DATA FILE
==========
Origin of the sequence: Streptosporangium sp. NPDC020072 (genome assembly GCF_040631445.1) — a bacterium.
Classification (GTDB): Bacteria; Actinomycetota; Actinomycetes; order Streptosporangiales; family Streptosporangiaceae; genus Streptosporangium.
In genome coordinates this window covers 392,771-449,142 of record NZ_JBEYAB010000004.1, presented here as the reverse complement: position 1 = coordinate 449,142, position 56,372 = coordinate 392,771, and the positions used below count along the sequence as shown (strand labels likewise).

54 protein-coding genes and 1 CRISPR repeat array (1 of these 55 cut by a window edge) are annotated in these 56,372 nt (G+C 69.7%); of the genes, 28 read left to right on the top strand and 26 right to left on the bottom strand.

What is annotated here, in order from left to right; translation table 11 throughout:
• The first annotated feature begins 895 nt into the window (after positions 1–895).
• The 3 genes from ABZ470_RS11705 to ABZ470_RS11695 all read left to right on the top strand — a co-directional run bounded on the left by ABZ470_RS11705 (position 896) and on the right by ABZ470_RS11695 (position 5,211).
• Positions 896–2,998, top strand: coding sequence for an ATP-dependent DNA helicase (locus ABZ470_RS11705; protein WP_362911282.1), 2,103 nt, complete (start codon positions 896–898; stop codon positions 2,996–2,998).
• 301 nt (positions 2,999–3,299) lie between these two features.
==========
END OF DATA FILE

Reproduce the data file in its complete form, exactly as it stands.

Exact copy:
Origin of the sequence: Streptosporangium sp. NPDC020072 (genome assembly GCF_040631445.1) — a bacterium.
Classification (GTDB): Bacteria; Actinomycetota; Actinomycetes; order Streptosporangiales; family Streptosporangiaceae; genus Streptosporangium.
In genome coordinates this window covers 392,771-449,142 of record NZ_JBEYAB010000004.1, presented here as the reverse complement: position 1 = coordinate 449,142, position 56,372 = coordinate 392,771, and the positions used below count along the sequence as shown (strand labels likewise).

54 protein-coding genes and 1 CRISPR repeat array (1 of these 55 cut by a window edge) are annotated in these 56,372 nt (G+C 69.7%); of the genes, 28 read left to right on the top strand and 26 right to left on the bottom strand.

What is annotated here, in order from left to right; translation table 11 throughout:
• The first annotated feature begins 895 nt into the window (after positions 1–895).
• The 3 genes from ABZ470_RS11705 to ABZ470_RS11695 all read left to right on the top strand — a co-directional run bounded on the left by ABZ470_RS11705 (position 896) and on the right by ABZ470_RS11695 (position 5,211).
• Positions 896–2,998, top strand: coding sequence for an ATP-dependent DNA helicase (locus ABZ470_RS11705; protein WP_362911282.1), 2,103 nt, complete (start codon positions 896–898; stop codon positions 2,996–2,998).
• 301 nt (positions 2,999–3,299) lie between these two features.